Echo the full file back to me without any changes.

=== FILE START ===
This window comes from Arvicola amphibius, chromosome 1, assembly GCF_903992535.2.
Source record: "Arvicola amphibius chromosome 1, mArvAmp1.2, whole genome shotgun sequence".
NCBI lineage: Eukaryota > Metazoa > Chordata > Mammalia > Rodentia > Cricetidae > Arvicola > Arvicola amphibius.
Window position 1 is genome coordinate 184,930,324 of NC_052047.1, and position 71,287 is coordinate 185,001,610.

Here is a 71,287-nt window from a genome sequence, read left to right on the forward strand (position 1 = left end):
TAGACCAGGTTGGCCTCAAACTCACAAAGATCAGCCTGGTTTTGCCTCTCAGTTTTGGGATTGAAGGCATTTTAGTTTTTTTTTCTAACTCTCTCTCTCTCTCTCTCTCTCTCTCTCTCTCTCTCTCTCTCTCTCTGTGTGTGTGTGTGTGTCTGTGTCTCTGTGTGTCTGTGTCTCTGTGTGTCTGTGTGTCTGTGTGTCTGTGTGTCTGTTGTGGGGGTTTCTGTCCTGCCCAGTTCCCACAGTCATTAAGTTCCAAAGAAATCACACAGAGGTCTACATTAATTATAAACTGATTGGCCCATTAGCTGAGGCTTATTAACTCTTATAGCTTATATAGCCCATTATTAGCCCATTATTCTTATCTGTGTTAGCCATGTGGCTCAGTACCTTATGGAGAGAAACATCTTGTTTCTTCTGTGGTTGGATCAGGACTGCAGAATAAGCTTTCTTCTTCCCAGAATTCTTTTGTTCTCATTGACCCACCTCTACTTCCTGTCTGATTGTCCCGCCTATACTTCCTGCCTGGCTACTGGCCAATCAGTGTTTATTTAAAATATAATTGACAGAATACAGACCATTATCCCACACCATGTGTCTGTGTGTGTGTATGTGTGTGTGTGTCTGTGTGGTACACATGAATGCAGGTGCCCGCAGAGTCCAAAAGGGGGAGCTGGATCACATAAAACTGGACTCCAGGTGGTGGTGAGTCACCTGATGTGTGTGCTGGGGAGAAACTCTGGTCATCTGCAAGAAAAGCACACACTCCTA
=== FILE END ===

This window comes from Arvicola amphibius, chromosome 1, assembly GCF_903992535.2.
Source record: "Arvicola amphibius chromosome 1, mArvAmp1.2, whole genome shotgun sequence".
NCBI lineage: Eukaryota > Metazoa > Chordata > Mammalia > Rodentia > Cricetidae > Arvicola > Arvicola amphibius.
Window position 1 is genome coordinate 184,930,324 of NC_052047.1, and position 71,287 is coordinate 185,001,610.

Here is a 71,287-nt window from a genome sequence, read left to right on the forward strand (position 1 = left end):
TAGACCAGGTTGGCCTCAAACTCACAAAGATCAGCCTGGTTTTGCCTCTCAGTTTTGGGATTGAAGGCATTTTAGTTTTTTTTTCTAACTCTCTCTCTCTCTCTCTCTCTCTCTCTCTCTCTCTCTCTCTCTCTCTGTGTGTGTGTGTGTGTCTGTGTCTCTGTGTGTCTGTGTCTCTGTGTGTCTGTGTGTCTGTGTGTCTGTGTGTCTGTTGTGGGGGTTTCTGTCCTGCCCAGTTCCCACAGTCATTAAGTTCCAAAGAAATCACACAGAGGTCTACATTAATTATAAACTGATTGGCCCATTAGCTGAGGCTTATTAACTCTTATAGCTTATATAGCCCATTATTAGCCCATTATTCTTATCTGTGTTAGCCATGTGGCTCAGTACCTTATGGAGAGAAACATCTTGTTTCTTCTGTGGTTGGATCAGGACTGCAGAATAAGCTTTCTTCTTCCCAGAATTCTTTTGTTCTCATTGACCCACCTCTACTTCCTGTCTGATTGTCCCGCCTATACTTCCTGCCTGGCTACTGGCCAATCAGTGTTTATTTAAAATATAATTGACAGAATACAGACCATTATCCCACACCATGTGTCTGTGTGTGTGTATGTGTGTGTGTGTCTGTGTGGTACACATGAATGCAGGTGCCCGCAGAGTCCAAAAGGGGGAGCTGGATCACATAAAACTGGACTCCAGGTGGTGGTGAGTCACCTGATGTGTGTGCTGGGGAGAAACTCTGGTCATCTGCAAGAAAAGCACACACTCCTA